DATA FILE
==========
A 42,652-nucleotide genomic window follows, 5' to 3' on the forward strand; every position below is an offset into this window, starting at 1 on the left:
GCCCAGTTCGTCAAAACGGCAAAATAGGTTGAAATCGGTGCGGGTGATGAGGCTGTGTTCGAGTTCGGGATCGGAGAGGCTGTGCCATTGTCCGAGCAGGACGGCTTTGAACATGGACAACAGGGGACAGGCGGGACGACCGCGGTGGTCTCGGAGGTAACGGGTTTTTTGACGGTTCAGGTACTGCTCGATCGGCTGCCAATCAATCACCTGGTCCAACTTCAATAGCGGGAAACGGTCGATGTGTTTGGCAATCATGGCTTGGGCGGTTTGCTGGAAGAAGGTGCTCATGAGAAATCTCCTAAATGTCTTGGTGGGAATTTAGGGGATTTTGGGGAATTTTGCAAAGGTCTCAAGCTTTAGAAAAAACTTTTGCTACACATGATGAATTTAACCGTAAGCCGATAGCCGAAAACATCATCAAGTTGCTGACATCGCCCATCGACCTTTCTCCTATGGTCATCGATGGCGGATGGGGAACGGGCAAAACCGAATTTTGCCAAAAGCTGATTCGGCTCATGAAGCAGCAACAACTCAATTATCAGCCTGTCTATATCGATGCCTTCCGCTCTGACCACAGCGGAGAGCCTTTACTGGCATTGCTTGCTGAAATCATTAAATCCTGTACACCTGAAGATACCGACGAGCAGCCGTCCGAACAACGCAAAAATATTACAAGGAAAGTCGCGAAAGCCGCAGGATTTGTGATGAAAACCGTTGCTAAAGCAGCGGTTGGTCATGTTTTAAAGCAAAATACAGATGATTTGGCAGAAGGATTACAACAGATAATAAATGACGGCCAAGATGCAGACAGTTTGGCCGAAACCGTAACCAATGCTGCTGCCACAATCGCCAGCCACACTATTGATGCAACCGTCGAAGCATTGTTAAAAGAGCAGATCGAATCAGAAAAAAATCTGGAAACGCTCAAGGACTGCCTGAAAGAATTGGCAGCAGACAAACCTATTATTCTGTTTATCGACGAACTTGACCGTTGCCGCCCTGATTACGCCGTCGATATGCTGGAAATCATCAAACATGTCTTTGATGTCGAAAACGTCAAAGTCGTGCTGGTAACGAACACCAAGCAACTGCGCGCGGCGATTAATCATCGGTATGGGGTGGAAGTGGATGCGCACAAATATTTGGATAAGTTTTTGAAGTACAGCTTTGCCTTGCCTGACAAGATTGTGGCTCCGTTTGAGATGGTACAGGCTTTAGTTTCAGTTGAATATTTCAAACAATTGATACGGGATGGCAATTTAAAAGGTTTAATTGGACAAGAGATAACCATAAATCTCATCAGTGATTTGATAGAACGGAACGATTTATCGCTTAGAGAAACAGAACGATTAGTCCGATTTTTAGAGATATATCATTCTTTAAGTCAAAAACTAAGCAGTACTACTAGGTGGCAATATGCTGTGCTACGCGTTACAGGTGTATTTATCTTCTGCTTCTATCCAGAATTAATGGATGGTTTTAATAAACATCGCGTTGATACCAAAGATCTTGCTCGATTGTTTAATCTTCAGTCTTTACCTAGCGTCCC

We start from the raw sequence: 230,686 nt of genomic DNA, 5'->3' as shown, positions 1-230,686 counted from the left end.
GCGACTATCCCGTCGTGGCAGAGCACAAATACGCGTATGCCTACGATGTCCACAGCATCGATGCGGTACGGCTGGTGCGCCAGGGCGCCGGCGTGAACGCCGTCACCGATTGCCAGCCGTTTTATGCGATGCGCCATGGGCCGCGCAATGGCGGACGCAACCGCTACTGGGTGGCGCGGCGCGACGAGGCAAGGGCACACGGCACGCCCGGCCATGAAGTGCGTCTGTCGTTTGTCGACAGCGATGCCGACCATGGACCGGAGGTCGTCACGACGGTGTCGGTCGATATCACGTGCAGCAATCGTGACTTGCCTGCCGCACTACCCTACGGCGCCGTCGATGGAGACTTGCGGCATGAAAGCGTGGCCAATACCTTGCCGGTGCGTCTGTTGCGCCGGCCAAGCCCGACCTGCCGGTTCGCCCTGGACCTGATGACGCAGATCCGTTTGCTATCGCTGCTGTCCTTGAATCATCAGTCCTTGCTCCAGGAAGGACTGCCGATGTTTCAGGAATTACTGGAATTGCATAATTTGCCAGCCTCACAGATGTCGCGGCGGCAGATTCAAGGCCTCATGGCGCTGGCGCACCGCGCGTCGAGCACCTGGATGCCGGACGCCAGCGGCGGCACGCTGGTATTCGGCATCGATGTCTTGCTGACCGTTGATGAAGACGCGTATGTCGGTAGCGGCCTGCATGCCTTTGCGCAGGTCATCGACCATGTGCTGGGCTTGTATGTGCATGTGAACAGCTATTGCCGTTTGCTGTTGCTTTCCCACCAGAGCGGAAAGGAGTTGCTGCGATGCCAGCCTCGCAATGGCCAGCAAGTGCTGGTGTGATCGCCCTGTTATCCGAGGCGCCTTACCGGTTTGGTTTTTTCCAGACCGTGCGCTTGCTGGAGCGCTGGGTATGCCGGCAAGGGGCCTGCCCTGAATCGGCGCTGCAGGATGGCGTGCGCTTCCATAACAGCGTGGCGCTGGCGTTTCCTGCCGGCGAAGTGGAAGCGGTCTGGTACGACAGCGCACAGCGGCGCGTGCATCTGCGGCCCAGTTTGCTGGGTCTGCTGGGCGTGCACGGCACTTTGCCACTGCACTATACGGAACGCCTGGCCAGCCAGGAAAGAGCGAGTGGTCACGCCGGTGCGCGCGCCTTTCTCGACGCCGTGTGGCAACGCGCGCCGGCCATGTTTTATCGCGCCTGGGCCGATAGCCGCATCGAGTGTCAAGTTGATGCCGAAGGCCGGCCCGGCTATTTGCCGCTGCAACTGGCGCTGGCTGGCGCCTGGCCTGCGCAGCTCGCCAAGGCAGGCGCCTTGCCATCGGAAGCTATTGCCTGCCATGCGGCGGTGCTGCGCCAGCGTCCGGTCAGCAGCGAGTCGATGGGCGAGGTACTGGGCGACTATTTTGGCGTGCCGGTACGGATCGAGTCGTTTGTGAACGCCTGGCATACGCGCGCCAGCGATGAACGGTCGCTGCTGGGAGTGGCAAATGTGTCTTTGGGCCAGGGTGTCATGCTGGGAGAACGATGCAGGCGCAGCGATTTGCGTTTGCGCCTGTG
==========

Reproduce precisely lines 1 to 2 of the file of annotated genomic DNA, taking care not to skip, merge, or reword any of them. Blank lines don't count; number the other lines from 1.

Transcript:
A 42,652-nucleotide genomic window follows, 5' to 3' on the forward strand; every position below is an offset into this window, starting at 1 on the left:
GCCCAGTTCGTCAAAACGGCAAAATAGGTTGAAATCGGTGCGGGTGATGAGGCTGTGTTCGAGTTCGGGATCGGAGAGGCTGTGCCATTGTCCGAGCAGGACGGCTTTGAACATGGACAACAGGGGACAGGCGGGACGACCGCGGTGGTCTCGGAGGTAACGGGTTTTTTGACGGTTCAGGTACTGCTCGATCGGCTGCCAATCAATCACCTGGTCCAACTTCAATAGCGGGAAACGGTCGATGTGTTTGGCAATCATGGCTTGGGCGGTTTGCTGGAAGAAGGTGCTCATGAGAAATCTCCTAAATGTCTTGGTGGGAATTTAGGGGATTTTGGGGAATTTTGCAAAGGTCTCAAGCTTTAGAAAAAACTTTTGCTACACATGATGAATTTAACCGTAAGCCGATAGCCGAAAACATCATCAAGTTGCTGACATCGCCCATCGACCTTTCTCCTATGGTCATCGATGGCGGATGGGGAACGGGCAAAACCGAATTTTGCCAAAAGCTGATTCGGCTCATGAAGCAGCAACAACTCAATTATCAGCCTGTCTATATCGATGCCTTCCGCTCTGACCACAGCGGAGAGCCTTTACTGGCATTGCTTGCTGAAATCATTAAATCCTGTACACCTGAAGATACCGACGAGCAGCCGTCCGAACAACGCAAAAATATTACAAGGAAAGTCGCGAAAGCCGCAGGATTTGTGATGAAAACCGTTGCTAAAGCAGCGGTTGGTCATGTTTTAAAGCAAAATACAGATGATTTGGCAGAAGGATTACAACAGATAATAAATGACGGCCAAGATGCAGACAGTTTGGCCGAAACCGTAACCAATGCTGCTGCCACAATCGCCAGCCACACTATTGATGCAACCGTCGAAGCATTGTTAAAAGAGCAGATCGAATCAGAAAAAAATCTGGAAACGCTCAAGGACTGCCTGAAAGAATTGGCAGCAGACAAACCTATTATTCTGTTTATCGACGAACTTGACCGTTGCCGCCCTGATTACGCCGTCGATATGCTGGAAATCATCAAACATGTCTTTGATGTCGAAAACGTCAAAGTCGTGCTGGTAACGAACACCAAGCAACTGCGCGCGGCGATTAATCATCGGTATGGGGTGGAAGTGGATGCGCACAAATATTTGGATAAGTTTTTGAAGTACAGCTTTGCCTTGCCTGACAAGATTGTGGCTCCGTTTGAGATGGTACAGGCTTTAGTTTCAGTTGAATATTTCAAACAATTGATACGGGATGGCAATTTAAAAGGTTTAATTGGACAAGAGATAACCATAAATCTCATCAGTGATTTGATAGAACGGAACGATTTATCGCTTAGAGAAACAGAACGATTAGTCCGATTTTTAGAGATATATCATTCTTTAAGTCAAAAACTAAGCAGTACTACTAGGTGGCAATATGCTGTGCTACGCGTTACAGGTGTATTTATCTTCTGCTTCTATCCAGAATTAATGGATGGTTTTAATAAACATCGCGTTGATACCAAAGATCTTGCTCGATTGTTTAATCTTCAGTCTTTACCTAGCGTCCC